BRATTLEBORO—A private discussion that was to take place between two Selectboard members and state legislators representing the town was canceled on Monday after a backlash from press and public.
But according to the Secretary of State’s office, which implements the state’s public records and open meeting laws, the gathering did not need to be warned, despite planning by board members to limit attendance by board members to keep a quorum from being reached.
Under state law, if three of the five board members are present at one time, that constitutes an official meeting of the Selectboard, which must be warned legally and open to the public.
According to Vermont statute, “all meetings of a public body are declared to be open to the public at all times,” except in the case of executive sessions.
The definition of a “public body” includes subdivisions of the state (boards, councils, or commissions, for example) or political subdivisions (like a town).
But Deputy Secretary of State Brian Leven said the interpretation is a simple by-the-numbers matter.
“A meeting is a gathering of a quorum of members,” Leven said. “If there are only two [out of five], technically it’s not a meeting.”
Nor, Leven said, would the presence of multiple legislators compel an open meeting, unless the majority of the state House of Representatives and the state Senate were to come to Brattleboro to meet with DeGray and Gartenstein.
The Commons learned of the information through legislators on the invite list.
According to vague descriptions from the text of that email and from several of the legislators, two Selectboard members were planning to discuss the town’s financial issues with the Windham County state legislative delegation and ask the lawmakers to for additional state funding.
On Dec. 7, the newspaper also learned from Selectboard member Ken Schneck that the chair, Dick DeGray, and vice-chair, David Gartenstein, would attend but that other board members could not.
Schneck, the board member who had originally advocated reaching out to the legislators and who had begun the communications efforts several months ago, said he was told that if more than two board members attended, then the town would have to warn it as a public meeting.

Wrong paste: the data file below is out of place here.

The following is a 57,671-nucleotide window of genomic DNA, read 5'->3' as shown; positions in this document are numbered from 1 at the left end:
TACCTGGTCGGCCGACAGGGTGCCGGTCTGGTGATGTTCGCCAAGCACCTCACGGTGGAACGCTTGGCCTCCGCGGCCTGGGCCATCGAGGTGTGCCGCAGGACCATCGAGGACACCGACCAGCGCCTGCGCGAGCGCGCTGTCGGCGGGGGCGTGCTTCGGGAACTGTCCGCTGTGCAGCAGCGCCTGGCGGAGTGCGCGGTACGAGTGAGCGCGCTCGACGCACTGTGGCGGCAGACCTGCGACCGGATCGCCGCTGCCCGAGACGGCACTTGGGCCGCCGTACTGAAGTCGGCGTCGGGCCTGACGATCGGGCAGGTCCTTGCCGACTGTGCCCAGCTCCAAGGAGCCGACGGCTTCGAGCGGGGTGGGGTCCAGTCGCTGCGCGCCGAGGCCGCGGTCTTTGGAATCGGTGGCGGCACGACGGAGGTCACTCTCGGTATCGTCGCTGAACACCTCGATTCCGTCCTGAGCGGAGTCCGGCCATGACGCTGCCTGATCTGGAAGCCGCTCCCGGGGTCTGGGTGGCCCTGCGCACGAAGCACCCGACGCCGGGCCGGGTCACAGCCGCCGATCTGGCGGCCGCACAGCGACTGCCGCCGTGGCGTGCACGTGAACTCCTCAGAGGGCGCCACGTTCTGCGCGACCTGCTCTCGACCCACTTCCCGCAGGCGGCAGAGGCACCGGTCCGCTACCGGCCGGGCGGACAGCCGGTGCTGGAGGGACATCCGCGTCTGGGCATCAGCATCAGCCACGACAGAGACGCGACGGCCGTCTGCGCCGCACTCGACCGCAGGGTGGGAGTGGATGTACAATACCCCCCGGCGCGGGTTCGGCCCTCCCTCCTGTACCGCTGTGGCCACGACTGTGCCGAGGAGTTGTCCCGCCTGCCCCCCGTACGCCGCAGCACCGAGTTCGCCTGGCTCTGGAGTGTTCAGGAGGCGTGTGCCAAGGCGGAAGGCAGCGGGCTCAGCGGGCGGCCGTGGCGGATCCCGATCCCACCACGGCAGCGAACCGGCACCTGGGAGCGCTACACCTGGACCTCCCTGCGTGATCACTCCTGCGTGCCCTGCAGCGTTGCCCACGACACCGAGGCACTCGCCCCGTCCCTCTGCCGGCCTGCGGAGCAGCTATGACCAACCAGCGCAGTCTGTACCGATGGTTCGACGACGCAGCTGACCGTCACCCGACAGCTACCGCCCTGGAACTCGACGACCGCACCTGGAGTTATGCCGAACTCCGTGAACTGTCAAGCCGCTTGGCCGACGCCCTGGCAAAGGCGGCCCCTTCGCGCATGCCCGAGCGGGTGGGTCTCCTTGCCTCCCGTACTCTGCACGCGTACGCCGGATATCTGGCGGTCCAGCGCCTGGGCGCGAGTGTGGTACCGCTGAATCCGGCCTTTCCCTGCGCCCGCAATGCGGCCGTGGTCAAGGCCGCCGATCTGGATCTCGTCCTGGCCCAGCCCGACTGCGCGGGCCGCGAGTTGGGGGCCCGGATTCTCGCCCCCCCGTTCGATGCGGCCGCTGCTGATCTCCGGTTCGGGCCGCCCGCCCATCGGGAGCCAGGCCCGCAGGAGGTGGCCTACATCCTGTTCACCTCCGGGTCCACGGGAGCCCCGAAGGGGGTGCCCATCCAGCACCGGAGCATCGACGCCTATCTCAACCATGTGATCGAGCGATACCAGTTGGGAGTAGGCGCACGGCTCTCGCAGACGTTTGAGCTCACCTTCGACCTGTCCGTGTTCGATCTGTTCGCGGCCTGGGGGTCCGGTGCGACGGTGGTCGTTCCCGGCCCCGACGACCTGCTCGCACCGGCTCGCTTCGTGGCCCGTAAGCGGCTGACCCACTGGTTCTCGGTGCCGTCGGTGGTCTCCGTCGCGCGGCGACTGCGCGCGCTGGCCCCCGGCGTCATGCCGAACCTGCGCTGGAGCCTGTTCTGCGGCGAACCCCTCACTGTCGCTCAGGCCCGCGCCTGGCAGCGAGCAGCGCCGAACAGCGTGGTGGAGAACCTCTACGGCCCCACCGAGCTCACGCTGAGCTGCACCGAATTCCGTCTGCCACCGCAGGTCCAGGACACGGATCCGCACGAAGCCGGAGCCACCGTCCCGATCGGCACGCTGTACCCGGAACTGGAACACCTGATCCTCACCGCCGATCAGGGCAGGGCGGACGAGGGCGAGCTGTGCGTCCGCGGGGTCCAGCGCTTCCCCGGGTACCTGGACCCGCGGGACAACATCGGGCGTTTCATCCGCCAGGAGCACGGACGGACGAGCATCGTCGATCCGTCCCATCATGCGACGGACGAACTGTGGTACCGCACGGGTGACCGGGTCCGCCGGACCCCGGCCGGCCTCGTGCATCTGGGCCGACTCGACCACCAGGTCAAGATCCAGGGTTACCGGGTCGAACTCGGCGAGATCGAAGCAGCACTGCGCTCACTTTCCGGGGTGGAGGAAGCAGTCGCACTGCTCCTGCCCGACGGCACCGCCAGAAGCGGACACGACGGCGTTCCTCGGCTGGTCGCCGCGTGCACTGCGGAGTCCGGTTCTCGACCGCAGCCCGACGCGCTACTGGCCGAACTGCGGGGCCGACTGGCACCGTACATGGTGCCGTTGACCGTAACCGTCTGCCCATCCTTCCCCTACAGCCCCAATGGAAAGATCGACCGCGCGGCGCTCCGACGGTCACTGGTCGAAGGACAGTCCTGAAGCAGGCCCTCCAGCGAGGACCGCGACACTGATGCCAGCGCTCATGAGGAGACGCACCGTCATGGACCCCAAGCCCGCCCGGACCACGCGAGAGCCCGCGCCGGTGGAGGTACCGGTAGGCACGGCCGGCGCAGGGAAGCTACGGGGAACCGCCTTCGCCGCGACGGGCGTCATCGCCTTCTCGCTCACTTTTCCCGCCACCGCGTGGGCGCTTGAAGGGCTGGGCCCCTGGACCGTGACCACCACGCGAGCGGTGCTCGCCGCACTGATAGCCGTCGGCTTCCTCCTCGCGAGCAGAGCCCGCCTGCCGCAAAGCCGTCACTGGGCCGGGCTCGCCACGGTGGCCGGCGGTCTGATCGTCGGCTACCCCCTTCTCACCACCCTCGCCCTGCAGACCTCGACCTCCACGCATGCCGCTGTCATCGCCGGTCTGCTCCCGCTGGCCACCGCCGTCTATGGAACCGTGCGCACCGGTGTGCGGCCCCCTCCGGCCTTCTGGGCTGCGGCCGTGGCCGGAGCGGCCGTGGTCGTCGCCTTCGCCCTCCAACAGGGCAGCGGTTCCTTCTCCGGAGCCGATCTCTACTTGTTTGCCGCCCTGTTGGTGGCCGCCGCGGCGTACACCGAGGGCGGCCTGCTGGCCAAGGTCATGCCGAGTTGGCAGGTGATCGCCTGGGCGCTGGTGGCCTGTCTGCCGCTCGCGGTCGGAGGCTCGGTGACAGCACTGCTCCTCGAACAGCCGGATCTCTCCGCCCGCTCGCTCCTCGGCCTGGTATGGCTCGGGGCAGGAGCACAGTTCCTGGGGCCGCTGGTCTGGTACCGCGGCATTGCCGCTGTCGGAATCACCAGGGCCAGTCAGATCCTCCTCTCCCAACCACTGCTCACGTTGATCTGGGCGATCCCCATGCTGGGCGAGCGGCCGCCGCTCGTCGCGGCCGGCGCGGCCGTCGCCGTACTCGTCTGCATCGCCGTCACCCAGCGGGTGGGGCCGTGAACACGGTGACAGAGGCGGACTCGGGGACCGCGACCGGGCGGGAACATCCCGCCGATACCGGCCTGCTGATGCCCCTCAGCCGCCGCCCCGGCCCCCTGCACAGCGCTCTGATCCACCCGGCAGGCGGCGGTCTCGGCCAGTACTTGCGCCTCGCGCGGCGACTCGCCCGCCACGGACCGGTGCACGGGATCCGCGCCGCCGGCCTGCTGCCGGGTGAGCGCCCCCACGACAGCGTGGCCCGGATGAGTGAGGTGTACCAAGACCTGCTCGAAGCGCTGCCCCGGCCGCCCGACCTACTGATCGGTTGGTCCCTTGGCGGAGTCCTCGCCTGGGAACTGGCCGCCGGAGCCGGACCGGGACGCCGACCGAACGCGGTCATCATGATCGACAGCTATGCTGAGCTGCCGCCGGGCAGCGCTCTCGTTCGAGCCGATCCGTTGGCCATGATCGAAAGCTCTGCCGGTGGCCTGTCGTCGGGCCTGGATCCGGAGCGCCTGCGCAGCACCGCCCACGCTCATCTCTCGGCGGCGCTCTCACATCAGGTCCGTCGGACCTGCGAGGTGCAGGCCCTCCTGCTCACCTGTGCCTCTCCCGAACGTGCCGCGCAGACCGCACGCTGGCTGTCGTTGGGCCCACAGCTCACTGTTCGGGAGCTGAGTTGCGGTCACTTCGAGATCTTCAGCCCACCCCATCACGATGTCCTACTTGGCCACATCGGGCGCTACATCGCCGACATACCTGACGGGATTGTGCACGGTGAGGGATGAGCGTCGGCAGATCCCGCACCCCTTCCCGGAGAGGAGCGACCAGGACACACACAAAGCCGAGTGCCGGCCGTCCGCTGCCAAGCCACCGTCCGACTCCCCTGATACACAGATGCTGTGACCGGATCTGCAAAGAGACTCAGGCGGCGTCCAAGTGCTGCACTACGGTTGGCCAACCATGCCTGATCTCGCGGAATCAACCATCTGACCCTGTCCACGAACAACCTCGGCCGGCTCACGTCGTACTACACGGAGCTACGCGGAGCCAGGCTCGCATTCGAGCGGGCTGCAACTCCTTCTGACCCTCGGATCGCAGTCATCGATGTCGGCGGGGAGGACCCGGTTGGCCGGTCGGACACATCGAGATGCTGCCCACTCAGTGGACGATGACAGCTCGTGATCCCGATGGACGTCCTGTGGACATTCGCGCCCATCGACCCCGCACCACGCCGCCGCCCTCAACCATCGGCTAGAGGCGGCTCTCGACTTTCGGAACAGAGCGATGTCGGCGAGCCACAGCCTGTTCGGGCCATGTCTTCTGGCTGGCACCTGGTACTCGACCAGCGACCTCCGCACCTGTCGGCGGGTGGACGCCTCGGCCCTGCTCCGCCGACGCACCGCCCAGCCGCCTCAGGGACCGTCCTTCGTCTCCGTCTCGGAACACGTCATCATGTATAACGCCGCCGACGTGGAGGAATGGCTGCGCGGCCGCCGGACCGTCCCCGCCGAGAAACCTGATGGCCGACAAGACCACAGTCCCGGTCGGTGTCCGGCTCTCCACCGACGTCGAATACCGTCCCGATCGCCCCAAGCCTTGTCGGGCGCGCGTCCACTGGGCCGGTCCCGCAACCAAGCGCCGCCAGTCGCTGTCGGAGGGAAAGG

Consequently, he said, he was ordered not to attend the same discussion that he helped to organize.
A ‘private conversation’ or a public meeting?
Newspaper staff believed that even if the designation fell within legal boundaries, the planned gathering illustrated a deliberate attempt to circumvent the law by limiting the board’s attendance, said Editor Jeff Potter [Editorial, page D1].
Editors also believe that an argument could be made that the two Selectboard members would have acted as a subcommittee of the board, even if not by that name, essentially taking information from the private conversation back to the full board for later action.
In two conversations over the weekend, DeGray took a decidedly opposite stance, telling two Commons employees that a reporter need not attend the meeting.
According to DeGray, he wanted to have a private conversation with legislators, as he was entitled as a private citizen.
If the situation came to it, DeGray said, he would disinvite Gartenstein to ensure the press would not attend.
On Dec. 9, The Commons also received a call from resident and Town Meeting Member Kurt Daims. He told Editor Jeff Potter he had heard about a “secret meeting” and told Potter he planned to contact community members.
Daims posted an announcement about the discussion to iBrattleboro.
On Dec. 10, Town Manager Barbara Sondag and Assistant Town Manager Patrick Moreland told a reporter and a photographer who showed up at the Municipal Center that that the gathering had been canceled.
Sondag added that a meeting would be rescheduled and would include the full Selectboard.
‘Still not a meeting’
Secretary of State Jim Condos held a “transparency tour” after he took office in 2011, scheduling a number of meetings for town officials around the state to raise the profile of the state open meeting statutes and the importance of town officials in complying with the letter and the spirit of those laws.
“Secretary Condos is certainly an advocate for open government,” Leven said. “Open meeting laws go a long way to serving those purposes. But they require some flexibility.”
Leven observed that no decisions can be made unless a quorum is present, and having those laws apply to the process of public decisionmaking is where “openness is absolutely central.”
“I understand why interest is heightened,” Leven said. “I think these so-called ‘meetings’ happen all the time. It’s still not a meeting.”
On the other hand, he pointed out, “all elected officials, to the extent they want their actions to be secretive, are ultimately accountable to their voters.”